Riding season has started, time to dust of the cobwebs....
Got a question....
noticed that if I go round a round-about or long bend and shut the throttle quickly, it feels like the front wheel/tire tucks in.
Now, I know I should not do this and maintain drive, but what setting change to the suspension could I try to reduce this?
I can do the same road manoeuvre a couple of times to experiment, but thought I'd ask here first.
Nice bike, Duchy. Love that livery !!
The problem you allude to has more to do with the rider, rather than suspension set up.
Set up your speed before entering the corner, for you should be going thru it in neutral throttle, with just enough to keep the rear tires spinning & neither accelerating nor decelerating.
If you accelerate, you'll bring the rear tire around & it'll start to slide & make the bike come around, pivoting at the decked knee. A sensation better experienced at the track.
Chopping the throttle is verboten in a corner, especially if the bike is already leaned at close to extreme angles. An action certainly not suited for the streets.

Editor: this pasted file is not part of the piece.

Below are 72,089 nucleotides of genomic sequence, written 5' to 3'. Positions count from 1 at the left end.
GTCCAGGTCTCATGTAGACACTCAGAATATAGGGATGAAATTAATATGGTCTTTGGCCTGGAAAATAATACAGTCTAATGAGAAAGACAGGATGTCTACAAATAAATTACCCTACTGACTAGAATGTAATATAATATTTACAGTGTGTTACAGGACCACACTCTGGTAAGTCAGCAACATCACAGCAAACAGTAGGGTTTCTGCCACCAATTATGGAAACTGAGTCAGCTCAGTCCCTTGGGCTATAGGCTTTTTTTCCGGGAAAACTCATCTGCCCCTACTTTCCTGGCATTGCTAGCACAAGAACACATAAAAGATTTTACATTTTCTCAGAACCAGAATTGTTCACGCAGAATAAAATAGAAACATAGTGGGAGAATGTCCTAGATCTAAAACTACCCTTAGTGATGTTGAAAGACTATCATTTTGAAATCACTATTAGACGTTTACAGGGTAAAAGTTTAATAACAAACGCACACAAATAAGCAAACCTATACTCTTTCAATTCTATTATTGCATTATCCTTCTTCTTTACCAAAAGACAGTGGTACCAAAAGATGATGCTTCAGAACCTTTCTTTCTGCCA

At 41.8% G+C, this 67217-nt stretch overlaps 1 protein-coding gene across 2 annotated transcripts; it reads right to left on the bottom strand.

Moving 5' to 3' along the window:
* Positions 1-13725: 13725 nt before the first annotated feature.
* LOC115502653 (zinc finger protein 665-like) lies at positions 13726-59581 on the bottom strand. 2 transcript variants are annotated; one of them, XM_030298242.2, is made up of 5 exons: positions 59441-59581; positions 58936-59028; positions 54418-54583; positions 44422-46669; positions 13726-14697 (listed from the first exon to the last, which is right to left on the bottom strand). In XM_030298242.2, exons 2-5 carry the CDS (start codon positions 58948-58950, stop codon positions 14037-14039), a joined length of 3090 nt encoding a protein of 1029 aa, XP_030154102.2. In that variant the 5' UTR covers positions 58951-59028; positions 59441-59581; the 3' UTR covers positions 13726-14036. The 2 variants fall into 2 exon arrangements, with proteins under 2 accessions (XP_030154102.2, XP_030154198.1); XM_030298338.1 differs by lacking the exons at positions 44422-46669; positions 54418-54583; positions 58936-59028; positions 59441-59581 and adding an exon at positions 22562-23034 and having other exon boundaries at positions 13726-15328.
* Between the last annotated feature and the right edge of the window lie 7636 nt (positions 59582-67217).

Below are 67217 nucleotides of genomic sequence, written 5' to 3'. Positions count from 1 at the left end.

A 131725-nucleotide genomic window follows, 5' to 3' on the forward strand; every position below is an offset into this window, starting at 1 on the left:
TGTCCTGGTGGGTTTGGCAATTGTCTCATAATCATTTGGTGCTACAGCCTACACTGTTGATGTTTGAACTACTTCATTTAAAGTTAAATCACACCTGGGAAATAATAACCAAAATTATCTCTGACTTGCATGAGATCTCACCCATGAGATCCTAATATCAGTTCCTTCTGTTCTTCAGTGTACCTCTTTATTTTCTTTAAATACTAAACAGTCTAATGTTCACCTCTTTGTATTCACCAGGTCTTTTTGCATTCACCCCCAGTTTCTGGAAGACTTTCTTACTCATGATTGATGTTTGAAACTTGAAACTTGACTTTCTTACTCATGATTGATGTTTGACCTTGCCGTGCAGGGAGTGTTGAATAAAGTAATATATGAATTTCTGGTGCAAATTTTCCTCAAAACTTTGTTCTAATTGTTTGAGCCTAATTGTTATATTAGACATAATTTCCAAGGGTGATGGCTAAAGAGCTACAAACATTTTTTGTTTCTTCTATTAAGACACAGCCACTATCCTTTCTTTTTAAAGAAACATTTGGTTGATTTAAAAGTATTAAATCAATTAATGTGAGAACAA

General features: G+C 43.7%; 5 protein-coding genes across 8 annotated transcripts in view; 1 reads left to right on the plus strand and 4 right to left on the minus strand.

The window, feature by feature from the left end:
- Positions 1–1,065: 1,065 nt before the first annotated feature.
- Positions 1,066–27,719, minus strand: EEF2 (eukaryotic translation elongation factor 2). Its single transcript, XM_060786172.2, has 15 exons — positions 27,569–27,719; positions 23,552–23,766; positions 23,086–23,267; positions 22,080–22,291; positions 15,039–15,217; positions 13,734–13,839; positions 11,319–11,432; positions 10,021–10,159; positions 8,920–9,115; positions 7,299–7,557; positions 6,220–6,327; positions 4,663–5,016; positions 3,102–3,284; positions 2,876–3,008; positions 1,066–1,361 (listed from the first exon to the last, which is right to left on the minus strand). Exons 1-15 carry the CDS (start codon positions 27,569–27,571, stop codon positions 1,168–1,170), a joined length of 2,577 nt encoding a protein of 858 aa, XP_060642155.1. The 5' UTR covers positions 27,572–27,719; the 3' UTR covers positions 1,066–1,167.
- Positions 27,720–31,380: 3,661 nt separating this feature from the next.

When you decelerate or chop the throttle mid corner, it's like using the front brakes & all of the weight on the bike comes forward. Your are then asking your front tires to cash a check that it cannot & you may experience a "low side", with the front tires tucked in.
I would highly recommend track schools, like The California Superbike School classes in the UK.
I've been taking their Level IV classes for several years now & can power slide the bike sideways out of a corner at around 100 mph, while the bike is pivoting around my knee on the track, all thanks to my stellar Coaches like Matthew, Badger, Flash & others from the UK branch of The California Superbike School in Dubai. What a wonderful sensation. One that I think I shall remember even after I die !
Seriously, be careful & don't do what you you're doing, except for trail braking but you really shouldn't be doing that on the streets. I've been riding a motorcycle on the streets of 3 countries for over 38 years without an accident, avoiding scenarios such as the ones mentioned above.
Ride Safe and Friendly.
Best Regards From The Bad Doctor.